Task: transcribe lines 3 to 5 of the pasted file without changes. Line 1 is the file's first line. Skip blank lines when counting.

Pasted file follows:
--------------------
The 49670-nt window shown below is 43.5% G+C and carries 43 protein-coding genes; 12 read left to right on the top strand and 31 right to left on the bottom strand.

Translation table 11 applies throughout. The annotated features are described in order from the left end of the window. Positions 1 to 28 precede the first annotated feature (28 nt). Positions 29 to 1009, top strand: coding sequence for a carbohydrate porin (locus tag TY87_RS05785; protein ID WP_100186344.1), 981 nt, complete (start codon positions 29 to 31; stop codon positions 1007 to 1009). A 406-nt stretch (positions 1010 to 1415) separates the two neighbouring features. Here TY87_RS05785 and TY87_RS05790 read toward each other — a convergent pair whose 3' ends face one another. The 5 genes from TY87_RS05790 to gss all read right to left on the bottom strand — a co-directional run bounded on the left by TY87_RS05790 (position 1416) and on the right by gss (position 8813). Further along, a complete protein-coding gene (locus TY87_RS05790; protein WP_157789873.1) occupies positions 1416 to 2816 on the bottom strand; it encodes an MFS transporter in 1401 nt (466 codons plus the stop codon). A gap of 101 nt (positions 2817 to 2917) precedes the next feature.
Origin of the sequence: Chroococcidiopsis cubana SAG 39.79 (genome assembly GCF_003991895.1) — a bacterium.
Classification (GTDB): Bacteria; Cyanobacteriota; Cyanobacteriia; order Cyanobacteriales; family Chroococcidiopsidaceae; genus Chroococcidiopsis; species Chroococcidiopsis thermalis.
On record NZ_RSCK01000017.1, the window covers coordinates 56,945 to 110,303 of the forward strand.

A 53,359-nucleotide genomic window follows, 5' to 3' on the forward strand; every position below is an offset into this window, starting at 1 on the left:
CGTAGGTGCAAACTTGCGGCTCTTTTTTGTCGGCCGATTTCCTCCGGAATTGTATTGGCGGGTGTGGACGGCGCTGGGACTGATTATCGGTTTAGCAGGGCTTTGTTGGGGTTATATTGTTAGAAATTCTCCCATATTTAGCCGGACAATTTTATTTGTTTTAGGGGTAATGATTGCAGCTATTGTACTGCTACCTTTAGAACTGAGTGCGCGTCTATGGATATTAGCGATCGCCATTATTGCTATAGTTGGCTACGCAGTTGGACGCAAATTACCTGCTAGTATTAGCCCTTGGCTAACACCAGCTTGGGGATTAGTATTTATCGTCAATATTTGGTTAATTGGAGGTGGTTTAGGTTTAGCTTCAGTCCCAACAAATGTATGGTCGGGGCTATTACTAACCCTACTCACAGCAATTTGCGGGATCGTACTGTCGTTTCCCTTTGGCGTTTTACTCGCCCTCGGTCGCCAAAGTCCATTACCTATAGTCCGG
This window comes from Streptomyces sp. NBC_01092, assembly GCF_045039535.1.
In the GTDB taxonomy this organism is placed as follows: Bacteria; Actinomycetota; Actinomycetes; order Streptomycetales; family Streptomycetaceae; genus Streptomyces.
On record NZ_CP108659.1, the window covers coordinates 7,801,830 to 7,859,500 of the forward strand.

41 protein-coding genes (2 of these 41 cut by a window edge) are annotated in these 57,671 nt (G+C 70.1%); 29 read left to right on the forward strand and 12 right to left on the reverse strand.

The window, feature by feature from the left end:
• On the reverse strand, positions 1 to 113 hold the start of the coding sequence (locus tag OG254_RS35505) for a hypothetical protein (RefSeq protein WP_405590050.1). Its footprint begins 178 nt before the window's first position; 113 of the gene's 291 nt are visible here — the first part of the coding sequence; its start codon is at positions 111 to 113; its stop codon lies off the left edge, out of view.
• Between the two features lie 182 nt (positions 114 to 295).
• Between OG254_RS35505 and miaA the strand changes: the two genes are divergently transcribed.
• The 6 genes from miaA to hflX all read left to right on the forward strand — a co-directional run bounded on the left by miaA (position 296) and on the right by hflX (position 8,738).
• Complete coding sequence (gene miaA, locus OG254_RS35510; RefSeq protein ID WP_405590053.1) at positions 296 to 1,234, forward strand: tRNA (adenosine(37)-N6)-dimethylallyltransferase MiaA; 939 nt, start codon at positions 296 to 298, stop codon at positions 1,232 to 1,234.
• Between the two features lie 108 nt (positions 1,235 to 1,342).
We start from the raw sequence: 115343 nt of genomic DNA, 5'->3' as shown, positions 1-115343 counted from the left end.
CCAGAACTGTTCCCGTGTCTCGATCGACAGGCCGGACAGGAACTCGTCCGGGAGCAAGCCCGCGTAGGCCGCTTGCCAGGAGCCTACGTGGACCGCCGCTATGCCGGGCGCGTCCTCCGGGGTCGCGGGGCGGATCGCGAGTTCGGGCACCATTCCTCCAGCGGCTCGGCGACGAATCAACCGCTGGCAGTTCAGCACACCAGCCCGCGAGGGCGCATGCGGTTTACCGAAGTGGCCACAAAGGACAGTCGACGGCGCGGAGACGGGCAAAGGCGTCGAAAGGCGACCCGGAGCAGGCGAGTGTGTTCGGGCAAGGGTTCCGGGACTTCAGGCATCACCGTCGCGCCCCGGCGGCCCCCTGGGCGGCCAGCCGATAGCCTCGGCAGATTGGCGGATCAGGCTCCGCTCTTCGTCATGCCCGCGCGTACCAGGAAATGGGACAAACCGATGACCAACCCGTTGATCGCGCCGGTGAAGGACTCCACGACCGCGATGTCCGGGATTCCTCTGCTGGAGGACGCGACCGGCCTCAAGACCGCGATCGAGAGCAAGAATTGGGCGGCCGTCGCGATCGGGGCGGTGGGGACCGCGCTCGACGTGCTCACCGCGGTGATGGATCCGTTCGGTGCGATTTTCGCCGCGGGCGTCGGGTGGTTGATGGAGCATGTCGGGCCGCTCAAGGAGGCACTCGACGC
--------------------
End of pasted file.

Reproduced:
Origin of the sequence: Chroococcidiopsis cubana SAG 39.79 (genome assembly GCF_003991895.1) — a bacterium.
Classification (GTDB): Bacteria; Cyanobacteriota; Cyanobacteriia; order Cyanobacteriales; family Chroococcidiopsidaceae; genus Chroococcidiopsis; species Chroococcidiopsis thermalis.
On record NZ_RSCK01000017.1, the window covers coordinates 56,945 to 110,303 of the forward strand.